WOW, I read this back in college. I seem to recall (this was a LONG time ago so my memory is fuzzy) also being extra annoyed with the narration. And she appeared rather didactic with her attitude toward Gothic novels--she was trying to say they were bad, right? I can't remember LOL.
I love Jane Austen though. This novel just wasn't my favorite.
I REALLY need to break out and re-read all my Austen books.

Evie said...

I always had a soft spot for NA, in a way I think it's the most sophisticated of JA's work in that it gives you a clearer idea of her approach to literature in a time where to be a female novelist was unusual, and what she, and her contempories, wrote was being viewed with quite a lot of suspicion. It is a satire of the Gothic novel, but I'm not sure reading the Monk, or even Udolpho should affect how you read NA. Read NA because it is a writer exploring reactions to her writing and that of others, including the Gothic novelists, and the changing face of literature in her time, an the position of the novelist in the new landscape.

batgirl said...

I came to Northanger Abbey fairly late, having read the "Northanger Novels" (the books read by Catherine and her friend, all real, reprinted in the 80s) beforehand, when I was on an 'original Gothick' kick. My impression was that Austen expected her readers to be familiar with the conventions, and that her satire was fairly affectionate.
Catherine makes me squirm a bit in sympathetic embarrassment, but Henry Tilney is probably my favourite of Austen's men because we get to see so much of him and his tastes.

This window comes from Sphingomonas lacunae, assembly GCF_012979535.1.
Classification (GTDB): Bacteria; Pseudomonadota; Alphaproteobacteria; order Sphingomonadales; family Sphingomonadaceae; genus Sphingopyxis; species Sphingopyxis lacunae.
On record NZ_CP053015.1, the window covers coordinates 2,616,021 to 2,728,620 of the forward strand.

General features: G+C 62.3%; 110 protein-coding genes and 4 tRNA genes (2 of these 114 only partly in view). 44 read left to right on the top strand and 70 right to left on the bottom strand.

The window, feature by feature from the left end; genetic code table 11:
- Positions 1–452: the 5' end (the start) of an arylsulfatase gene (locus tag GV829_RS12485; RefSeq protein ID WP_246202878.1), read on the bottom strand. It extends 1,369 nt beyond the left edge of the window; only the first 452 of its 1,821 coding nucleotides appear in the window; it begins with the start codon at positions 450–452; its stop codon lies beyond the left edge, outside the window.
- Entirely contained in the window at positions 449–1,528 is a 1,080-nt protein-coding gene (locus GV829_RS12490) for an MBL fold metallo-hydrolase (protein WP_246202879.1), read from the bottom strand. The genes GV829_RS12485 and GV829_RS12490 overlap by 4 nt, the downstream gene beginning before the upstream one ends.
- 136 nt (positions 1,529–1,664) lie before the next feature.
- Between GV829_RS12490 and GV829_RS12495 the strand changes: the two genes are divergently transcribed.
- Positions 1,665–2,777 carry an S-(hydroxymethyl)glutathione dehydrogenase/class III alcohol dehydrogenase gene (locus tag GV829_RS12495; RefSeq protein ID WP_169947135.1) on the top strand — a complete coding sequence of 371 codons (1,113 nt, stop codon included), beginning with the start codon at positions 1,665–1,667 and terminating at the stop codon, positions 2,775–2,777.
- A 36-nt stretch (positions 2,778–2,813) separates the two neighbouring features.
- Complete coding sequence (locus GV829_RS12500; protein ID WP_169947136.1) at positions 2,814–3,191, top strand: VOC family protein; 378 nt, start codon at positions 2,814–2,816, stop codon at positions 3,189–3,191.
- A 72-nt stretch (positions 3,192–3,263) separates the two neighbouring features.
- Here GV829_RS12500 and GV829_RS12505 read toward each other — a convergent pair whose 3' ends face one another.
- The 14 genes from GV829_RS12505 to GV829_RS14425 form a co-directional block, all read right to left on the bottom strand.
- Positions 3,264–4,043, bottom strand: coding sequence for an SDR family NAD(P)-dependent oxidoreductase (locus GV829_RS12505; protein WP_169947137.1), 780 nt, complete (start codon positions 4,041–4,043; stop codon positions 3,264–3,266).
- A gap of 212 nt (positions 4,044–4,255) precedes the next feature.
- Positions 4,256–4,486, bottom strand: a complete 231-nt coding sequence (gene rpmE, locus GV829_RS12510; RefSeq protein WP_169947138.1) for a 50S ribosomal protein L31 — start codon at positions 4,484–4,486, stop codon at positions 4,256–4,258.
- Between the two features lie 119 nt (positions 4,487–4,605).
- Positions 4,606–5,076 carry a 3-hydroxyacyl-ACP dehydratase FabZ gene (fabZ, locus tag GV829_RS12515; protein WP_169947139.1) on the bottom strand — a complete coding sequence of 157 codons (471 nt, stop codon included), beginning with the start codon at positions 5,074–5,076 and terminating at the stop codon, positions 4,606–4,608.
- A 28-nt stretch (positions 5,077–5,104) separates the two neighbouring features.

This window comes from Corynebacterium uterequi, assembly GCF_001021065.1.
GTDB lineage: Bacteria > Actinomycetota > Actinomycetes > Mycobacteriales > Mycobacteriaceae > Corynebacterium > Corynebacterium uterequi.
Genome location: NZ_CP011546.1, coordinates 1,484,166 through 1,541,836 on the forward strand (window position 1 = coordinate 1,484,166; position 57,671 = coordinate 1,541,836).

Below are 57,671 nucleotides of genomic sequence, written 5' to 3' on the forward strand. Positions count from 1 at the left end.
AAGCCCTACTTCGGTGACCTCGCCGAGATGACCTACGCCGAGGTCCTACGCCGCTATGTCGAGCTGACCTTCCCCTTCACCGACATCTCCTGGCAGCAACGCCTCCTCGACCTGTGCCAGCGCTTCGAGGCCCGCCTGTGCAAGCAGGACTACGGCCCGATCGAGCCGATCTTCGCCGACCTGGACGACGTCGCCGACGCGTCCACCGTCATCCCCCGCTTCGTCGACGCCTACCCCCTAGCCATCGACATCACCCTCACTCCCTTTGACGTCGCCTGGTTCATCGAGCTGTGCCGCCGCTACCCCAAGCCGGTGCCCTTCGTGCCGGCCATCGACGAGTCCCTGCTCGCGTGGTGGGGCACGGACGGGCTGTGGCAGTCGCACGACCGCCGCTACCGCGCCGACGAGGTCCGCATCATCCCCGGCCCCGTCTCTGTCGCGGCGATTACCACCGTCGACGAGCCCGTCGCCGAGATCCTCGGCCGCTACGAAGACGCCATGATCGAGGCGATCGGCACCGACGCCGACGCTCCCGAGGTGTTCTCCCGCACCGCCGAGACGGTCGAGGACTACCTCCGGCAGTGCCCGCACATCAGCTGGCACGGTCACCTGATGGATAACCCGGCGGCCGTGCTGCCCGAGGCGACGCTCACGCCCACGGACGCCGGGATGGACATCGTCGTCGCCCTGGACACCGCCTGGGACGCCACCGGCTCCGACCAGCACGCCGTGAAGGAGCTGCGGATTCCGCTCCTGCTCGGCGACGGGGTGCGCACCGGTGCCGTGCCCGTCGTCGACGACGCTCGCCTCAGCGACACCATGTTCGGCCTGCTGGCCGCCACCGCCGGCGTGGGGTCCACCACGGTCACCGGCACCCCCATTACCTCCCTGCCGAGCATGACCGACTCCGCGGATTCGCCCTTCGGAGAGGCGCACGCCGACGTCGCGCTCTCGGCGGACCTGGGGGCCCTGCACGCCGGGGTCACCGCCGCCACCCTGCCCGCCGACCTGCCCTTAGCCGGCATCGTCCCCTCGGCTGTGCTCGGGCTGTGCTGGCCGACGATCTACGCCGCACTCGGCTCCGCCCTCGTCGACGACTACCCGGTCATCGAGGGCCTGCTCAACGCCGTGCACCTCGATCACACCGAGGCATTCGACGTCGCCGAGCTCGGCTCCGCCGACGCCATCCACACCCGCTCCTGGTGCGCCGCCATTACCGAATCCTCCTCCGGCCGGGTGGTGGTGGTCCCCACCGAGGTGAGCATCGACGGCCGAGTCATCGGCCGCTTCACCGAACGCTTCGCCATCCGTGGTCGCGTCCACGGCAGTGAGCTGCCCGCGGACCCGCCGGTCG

moonrat said...

interesting!! now two people have said Mr Tilney is a lovable hero. i found him to be self-righteous and sometimes a little bossy. i guess i like thinner, less well-developed, and more fabio-esque leading austen men. woops.

Kathleen MacIver said...

I really didn't care for Northanger Abbey. I think it was mostly because Catherine was so immature and silly and...just not the kind of heroine I like. And the hero didn't make up for her deficits.

As for Persuasion... I love it. Persuasion and P&P are my favorites, by far. I love Persuasion because of how powerful the emotions get, even though they are portrayed so very subtly. You can even see and sense Captain Wentworth's feelings and how they change throughout the book, and how he's getting desperate near the end...even though you're not in his POV! I just love it. :-)

Carolyn said...

I liked NA quite a lot. It's a brilliant commentary on the Horrid Novels so popular during the era. If you read for the subtext (and not everyone will or will want to) it's hilariously funny. The Horrid Novel, typified by the novels published by the Minerva Press, featured innocent young heroines who encountered villains, secret noblemen, ghosts and all sorts of skullduggery.

The heroine of NA interprets everything that happens to her through that lens -- hence the hilarious scene where she finds the hidden away list -- only to have it be a laundry list.

There is more subtle commentary as well, in the wealthy father who mistakes her for an heiress and then rudely (and dangerously) sends her packing when he realizes she's not. Is the man really such a gentlemen to put the naive young Catherine into such a patently dangerous situation (sending her home via the Mail, unescorted and with no money) all so his son won't *gasp* marry a poor woman.

I think a reader who is aware of the social commentary Jane is making -- on so many levels -- probably has a different experience of the book that someone who reads without that. This does tend to make NA one of JA's less accessible novels, I think.

I found NA a delightful read. But I admit P&P and Persuasion are my favs.